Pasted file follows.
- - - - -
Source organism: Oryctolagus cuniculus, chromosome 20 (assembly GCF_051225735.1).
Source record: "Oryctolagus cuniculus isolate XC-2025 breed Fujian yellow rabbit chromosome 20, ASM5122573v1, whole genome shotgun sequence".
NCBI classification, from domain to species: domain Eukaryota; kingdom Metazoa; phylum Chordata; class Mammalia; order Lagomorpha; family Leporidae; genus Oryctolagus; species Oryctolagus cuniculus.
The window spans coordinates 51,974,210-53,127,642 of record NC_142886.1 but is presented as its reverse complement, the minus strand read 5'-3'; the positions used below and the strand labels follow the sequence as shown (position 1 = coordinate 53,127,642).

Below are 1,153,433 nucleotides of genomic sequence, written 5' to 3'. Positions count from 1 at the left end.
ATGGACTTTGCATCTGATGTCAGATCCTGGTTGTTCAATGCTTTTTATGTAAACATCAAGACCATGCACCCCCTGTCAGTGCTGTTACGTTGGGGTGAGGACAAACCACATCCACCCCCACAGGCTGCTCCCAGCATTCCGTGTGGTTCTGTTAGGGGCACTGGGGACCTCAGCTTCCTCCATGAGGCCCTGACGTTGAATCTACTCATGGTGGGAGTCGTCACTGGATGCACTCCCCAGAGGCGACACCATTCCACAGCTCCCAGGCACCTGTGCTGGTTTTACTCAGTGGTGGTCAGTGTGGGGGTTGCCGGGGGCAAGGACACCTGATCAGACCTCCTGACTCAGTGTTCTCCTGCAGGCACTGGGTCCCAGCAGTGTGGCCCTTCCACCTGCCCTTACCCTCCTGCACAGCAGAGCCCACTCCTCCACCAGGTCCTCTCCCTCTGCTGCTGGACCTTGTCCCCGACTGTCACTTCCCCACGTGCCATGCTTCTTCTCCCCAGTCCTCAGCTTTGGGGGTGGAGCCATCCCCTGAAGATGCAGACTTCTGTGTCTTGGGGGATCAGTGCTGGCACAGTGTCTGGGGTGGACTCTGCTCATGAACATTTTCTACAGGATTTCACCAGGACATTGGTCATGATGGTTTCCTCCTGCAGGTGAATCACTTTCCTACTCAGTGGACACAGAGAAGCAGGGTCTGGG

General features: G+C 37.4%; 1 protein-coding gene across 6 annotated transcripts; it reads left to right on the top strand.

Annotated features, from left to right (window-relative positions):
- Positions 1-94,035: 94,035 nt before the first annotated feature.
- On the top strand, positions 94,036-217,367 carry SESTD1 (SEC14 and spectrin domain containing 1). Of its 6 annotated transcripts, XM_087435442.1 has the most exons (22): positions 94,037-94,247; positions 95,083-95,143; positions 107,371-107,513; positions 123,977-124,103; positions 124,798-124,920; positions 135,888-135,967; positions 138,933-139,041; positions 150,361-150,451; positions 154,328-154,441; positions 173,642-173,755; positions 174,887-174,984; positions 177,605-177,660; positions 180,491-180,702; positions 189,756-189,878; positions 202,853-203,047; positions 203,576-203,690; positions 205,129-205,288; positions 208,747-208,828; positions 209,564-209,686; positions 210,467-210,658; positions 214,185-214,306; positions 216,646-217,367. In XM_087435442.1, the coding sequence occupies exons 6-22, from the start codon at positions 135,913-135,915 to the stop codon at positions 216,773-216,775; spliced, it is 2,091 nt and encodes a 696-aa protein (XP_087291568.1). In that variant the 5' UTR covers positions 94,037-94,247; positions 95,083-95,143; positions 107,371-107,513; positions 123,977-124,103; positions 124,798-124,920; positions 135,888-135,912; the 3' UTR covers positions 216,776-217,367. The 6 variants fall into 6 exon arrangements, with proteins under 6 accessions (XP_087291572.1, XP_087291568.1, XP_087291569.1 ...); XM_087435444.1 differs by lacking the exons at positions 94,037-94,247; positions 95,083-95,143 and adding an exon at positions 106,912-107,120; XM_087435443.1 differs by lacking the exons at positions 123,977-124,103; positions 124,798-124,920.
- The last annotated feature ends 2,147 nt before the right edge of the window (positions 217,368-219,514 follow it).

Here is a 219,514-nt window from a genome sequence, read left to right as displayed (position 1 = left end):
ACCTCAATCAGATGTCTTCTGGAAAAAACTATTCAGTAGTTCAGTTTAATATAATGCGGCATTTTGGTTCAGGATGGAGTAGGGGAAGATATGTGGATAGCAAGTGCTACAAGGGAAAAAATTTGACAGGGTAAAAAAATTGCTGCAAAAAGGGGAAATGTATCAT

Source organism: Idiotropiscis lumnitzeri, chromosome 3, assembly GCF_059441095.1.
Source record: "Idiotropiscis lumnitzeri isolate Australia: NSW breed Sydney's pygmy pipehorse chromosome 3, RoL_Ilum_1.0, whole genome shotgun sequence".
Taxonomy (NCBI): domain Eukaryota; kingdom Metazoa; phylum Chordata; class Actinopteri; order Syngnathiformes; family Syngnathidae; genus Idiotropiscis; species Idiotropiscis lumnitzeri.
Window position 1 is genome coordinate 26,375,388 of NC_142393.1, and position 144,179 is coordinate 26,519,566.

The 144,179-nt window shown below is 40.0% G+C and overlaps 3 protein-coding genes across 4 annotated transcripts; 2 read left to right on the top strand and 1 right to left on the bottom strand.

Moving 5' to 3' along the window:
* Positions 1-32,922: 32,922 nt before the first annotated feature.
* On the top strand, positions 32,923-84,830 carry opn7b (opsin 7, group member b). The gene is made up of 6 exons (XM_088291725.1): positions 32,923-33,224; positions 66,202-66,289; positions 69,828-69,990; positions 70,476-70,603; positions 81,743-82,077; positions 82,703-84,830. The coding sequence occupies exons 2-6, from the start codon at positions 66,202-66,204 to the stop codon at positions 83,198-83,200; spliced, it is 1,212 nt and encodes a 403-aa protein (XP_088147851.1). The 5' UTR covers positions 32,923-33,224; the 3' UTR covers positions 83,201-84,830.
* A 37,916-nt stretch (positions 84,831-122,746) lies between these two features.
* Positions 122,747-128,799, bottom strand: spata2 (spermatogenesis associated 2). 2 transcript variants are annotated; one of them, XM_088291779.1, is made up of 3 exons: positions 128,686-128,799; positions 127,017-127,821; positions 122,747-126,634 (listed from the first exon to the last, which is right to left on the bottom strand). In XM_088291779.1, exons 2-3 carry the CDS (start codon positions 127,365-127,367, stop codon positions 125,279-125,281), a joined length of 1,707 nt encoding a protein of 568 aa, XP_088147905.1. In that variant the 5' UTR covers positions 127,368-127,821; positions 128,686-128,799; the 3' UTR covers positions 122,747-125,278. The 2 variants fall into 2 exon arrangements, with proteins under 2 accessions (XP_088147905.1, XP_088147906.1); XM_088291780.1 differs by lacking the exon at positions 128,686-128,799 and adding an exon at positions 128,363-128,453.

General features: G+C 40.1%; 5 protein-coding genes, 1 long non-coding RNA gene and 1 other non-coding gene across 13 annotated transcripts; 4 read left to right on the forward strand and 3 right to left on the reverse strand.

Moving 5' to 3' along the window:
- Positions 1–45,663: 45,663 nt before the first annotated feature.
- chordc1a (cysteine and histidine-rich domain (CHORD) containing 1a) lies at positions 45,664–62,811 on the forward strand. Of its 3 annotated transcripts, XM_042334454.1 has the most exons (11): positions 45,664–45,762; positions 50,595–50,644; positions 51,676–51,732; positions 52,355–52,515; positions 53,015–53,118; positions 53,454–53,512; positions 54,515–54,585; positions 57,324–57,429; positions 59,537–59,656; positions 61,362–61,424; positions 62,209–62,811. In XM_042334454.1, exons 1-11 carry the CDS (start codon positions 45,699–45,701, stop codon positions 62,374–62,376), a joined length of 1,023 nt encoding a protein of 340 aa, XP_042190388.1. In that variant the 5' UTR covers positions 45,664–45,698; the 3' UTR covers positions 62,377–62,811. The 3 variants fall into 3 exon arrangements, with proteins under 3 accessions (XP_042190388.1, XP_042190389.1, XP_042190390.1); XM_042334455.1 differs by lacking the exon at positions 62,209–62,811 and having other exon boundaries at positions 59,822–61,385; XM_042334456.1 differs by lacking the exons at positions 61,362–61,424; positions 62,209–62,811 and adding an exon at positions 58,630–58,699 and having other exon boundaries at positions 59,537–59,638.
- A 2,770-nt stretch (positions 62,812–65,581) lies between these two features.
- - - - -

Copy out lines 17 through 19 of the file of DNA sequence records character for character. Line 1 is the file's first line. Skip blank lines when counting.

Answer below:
Window position 1 is genome coordinate 26,375,388 of NC_142393.1, and position 144,179 is coordinate 26,519,566.

The 144,179-nt window shown below is 40.0% G+C and overlaps 3 protein-coding genes across 4 annotated transcripts; 2 read left to right on the top strand and 1 right to left on the bottom strand.

Moving 5' to 3' along the window: